Under the afternoon shadow of the Taj Mahal, tourists walk over cold marble and damp grass. They take photographs of each other with the magnificent monument in the background, and listen as their guides tell them the story of the white marble structure and the emperor that built it. Enraptured by the heritage site, the visitors remain oblivious to the intense chase taking place just a few miles off.
A pack of dogs corners a young nilgai (blue bull) in a forested patch in Dhandupura, separating the fawn from its mother. The adult nilgai lashes out, panicking, but the dogs chase her away. Finally, desperate to save herself, the mother nilgai darts off, leaving behind her calf- trembling and cornered.
Hurtling through the crowded streets of Agra in our rescue vehicle, the rescue team from Wildlife SOS’ Agra Bear Rescue Facility arrived just in time. Their arrival startled the dogs, which scattered, revealing the cowering, abandoned fawn. After searching for the mother for a few hours but still nowhere to be found, the team loaded it into the rescue vehicle and took him to the Agra Bear Rescue Facility, nearly forty minutes away comforting the traumatised baby the entire way.
The fawn remained inconsolable even after arriving at our centre. It was transferred from the jeep to the rescue centre clinic, where the veterinary team checked for any injuries and tried their best to put the animal at ease, identifying it as a male- barely 15 days old and still completely dependent on his mother for food and protection.
It took the fawn a few days of stressed mewling and crying before he realised he was safe again. Initially apprehensive of any of the keepers or vets, he slowly realised that they only ever came bearing a bottle of warm milk or some reassuring affection, and he slowly grew accustomed, even fond of the rescue team at Agra.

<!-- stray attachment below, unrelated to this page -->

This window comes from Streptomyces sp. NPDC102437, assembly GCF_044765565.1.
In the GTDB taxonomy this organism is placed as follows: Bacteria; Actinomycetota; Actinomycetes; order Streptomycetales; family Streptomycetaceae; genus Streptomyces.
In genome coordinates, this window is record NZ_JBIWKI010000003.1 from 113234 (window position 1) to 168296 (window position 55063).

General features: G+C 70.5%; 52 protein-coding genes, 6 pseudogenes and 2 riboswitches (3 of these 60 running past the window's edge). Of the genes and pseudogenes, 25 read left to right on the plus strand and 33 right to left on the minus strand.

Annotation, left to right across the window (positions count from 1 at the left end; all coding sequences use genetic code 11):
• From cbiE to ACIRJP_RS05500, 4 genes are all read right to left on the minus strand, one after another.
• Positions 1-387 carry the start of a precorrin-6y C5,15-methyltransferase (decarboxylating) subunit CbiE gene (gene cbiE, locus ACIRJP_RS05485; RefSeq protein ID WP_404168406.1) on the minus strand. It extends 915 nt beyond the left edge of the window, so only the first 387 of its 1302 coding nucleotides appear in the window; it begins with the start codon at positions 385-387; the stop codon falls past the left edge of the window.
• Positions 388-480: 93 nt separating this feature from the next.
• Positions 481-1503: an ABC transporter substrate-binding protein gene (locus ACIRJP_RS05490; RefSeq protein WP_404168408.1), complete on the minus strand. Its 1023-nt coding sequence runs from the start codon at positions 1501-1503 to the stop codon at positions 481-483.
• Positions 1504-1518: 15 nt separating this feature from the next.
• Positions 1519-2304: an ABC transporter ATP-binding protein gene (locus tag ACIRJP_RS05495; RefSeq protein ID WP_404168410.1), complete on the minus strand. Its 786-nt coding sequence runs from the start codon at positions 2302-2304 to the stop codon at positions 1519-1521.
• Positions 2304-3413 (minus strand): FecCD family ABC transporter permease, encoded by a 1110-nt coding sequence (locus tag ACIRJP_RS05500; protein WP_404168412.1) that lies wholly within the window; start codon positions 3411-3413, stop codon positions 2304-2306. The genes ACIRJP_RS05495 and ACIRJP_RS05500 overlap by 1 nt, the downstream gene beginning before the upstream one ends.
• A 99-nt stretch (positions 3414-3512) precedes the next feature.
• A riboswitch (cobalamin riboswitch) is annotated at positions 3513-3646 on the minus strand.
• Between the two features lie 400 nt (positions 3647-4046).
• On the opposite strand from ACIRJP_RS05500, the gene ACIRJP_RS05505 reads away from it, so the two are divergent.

Now a healthy young fawn, our little rescued antelope is quite the character. He’s figured out which keepers to trot after when he wants some attention, and nibbles at everyone’s fingers and the cuffs of their pants to get them to feed him. He’s gained a lot more confidence, walking proudly through the rescue centre, oblivious to the wild monkeys and other rescued animals around. He promptly kneels down and gulps down the milk from his bottle during mealtimes, and has slowly come out of his shell, even letting his curiosity send him sniffing at people’s feet or inquisitively following behind Mithoo, the rescued parrot at our centre, whenever the latter returns for a fruit treat from the sanctuary keepers.
A few days ago, the vets decided that the nilgai no longer needed constant supervision and could be moved to the extension of the bear sanctuary, to live closer to the other rescued nilgai at our centre. He’s adjusted incredibly well, and the older antelope seem to have welcomed him happily, even though his naughty, playful side tires them out immensely.
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